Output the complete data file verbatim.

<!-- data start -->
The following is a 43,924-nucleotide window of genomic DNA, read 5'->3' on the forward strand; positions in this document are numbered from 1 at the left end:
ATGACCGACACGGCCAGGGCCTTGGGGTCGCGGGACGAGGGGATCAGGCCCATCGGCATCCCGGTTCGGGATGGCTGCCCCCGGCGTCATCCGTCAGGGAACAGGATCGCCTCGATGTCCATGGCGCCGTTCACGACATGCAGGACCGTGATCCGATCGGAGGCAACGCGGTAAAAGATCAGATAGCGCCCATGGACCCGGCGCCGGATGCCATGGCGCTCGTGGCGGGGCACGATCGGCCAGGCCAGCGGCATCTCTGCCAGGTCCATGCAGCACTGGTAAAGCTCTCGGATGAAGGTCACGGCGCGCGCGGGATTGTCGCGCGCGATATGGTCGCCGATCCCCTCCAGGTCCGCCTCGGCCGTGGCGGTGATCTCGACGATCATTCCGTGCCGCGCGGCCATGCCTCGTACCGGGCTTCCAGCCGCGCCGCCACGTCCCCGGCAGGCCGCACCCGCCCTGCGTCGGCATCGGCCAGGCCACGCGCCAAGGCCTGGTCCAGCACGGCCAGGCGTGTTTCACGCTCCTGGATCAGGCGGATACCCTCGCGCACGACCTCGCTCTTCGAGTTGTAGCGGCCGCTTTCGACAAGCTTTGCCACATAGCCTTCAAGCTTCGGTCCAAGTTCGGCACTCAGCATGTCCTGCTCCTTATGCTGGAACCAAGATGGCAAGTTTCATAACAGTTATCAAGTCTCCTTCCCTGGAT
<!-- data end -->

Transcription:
The following is a 43,924-nucleotide window of genomic DNA, read 5'->3' on the forward strand; positions in this document are numbered from 1 at the left end:
ATGACCGACACGGCCAGGGCCTTGGGGTCGCGGGACGAGGGGATCAGGCCCATCGGCATCCCGGTTCGGGATGGCTGCCCCCGGCGTCATCCGTCAGGGAACAGGATCGCCTCGATGTCCATGGCGCCGTTCACGACATGCAGGACCGTGATCCGATCGGAGGCAACGCGGTAAAAGATCAGATAGCGCCCATGGACCCGGCGCCGGATGCCATGGCGCTCGTGGCGGGGCACGATCGGCCAGGCCAGCGGCATCTCTGCCAGGTCCATGCAGCACTGGTAAAGCTCTCGGATGAAGGTCACGGCGCGCGCGGGATTGTCGCGCGCGATATGGTCGCCGATCCCCTCCAGGTCCGCCTCGGCCGTGGCGGTGATCTCGACGATCATTCCGTGCCGCGCGGCCATGCCTCGTACCGGGCTTCCAGCCGCGCCGCCACGTCCCCGGCAGGCCGCACCCGCCCTGCGTCGGCATCGGCCAGGCCACGCGCCAAGGCCTGGTCCAGCACGGCCAGGCGTGTTTCACGCTCCTGGATCAGGCGGATACCCTCGCGCACGACCTCGCTCTTCGAGTTGTAGCGGCCGCTTTCGACAAGCTTTGCCACATAGCCTTCAAGCTTCGGTCCAAGTTCGGCACTCAGCATGTCCTGCTCCTTATGCTGGAACCAAGATGGCAAGTTTCATAACAGTTATCAAGTCTCCTTCCCTGGAT